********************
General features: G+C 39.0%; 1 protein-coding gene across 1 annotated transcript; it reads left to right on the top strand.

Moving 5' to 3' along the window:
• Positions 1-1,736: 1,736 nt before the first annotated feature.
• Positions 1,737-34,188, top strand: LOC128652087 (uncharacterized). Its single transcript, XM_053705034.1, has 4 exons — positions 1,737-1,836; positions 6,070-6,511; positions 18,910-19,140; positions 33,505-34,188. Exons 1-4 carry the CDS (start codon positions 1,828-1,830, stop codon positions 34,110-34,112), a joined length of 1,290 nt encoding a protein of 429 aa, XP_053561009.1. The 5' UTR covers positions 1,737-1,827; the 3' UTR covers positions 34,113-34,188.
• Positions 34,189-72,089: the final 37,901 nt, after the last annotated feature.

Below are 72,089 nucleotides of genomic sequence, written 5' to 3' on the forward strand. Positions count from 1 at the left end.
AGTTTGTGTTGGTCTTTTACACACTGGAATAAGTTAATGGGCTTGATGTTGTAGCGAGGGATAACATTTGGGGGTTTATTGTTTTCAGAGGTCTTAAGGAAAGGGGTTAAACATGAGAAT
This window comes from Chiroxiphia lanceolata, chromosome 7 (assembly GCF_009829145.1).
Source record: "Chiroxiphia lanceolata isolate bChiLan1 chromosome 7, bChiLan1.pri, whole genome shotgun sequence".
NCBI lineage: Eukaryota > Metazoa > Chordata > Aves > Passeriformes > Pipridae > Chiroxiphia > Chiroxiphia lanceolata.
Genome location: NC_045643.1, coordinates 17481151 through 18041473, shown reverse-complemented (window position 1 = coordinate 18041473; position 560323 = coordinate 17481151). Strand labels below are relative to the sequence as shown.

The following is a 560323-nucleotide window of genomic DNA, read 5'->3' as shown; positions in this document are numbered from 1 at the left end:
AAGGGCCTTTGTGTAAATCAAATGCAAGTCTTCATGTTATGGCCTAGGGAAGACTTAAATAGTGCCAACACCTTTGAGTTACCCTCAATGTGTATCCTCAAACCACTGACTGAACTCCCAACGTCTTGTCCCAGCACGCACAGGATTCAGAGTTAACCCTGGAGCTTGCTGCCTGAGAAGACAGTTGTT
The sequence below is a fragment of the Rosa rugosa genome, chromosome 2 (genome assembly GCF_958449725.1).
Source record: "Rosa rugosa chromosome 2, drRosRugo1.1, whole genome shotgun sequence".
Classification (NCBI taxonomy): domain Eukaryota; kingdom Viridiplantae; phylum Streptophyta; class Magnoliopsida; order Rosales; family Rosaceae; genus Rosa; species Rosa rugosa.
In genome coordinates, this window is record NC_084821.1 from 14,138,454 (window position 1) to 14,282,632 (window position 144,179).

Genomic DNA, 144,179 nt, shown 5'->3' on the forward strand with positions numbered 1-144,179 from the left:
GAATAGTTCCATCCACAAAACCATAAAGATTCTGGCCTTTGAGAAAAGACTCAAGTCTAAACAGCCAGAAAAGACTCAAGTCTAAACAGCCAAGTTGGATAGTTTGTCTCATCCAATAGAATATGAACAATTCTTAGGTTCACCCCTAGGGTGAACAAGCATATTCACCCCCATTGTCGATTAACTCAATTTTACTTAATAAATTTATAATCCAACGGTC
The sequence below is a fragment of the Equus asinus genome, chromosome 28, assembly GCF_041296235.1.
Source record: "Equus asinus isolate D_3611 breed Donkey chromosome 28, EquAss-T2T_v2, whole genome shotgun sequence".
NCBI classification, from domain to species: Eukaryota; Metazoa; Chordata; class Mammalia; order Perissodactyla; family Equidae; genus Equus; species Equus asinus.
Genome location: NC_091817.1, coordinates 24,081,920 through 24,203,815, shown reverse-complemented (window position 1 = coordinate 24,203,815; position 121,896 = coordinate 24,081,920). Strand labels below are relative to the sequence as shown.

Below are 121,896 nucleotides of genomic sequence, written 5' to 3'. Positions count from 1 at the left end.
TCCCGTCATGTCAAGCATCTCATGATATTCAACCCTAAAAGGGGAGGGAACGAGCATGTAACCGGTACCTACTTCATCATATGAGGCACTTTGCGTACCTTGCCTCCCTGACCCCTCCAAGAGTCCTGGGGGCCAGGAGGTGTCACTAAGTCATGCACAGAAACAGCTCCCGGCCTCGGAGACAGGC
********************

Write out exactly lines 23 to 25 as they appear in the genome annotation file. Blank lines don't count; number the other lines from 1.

Genome location: NC_091817.1, coordinates 24,081,920 through 24,203,815, shown reverse-complemented (window position 1 = coordinate 24,203,815; position 121,896 = coordinate 24,081,920). Strand labels below are relative to the sequence as shown.

Below are 121,896 nucleotides of genomic sequence, written 5' to 3'. Positions count from 1 at the left end.
TCCCGTCATGTCAAGCATCTCATGATATTCAACCCTAAAAGGGGAGGGAACGAGCATGTAACCGGTACCTACTTCATCATATGAGGCACTTTGCGTACCTTGCCTCCCTGACCCCTCCAAGAGTCCTGGGGGCCAGGAGGTGTCACTAAGTCATGCACAGAAACAGCTCCCGGCCTCGGAGACAGGC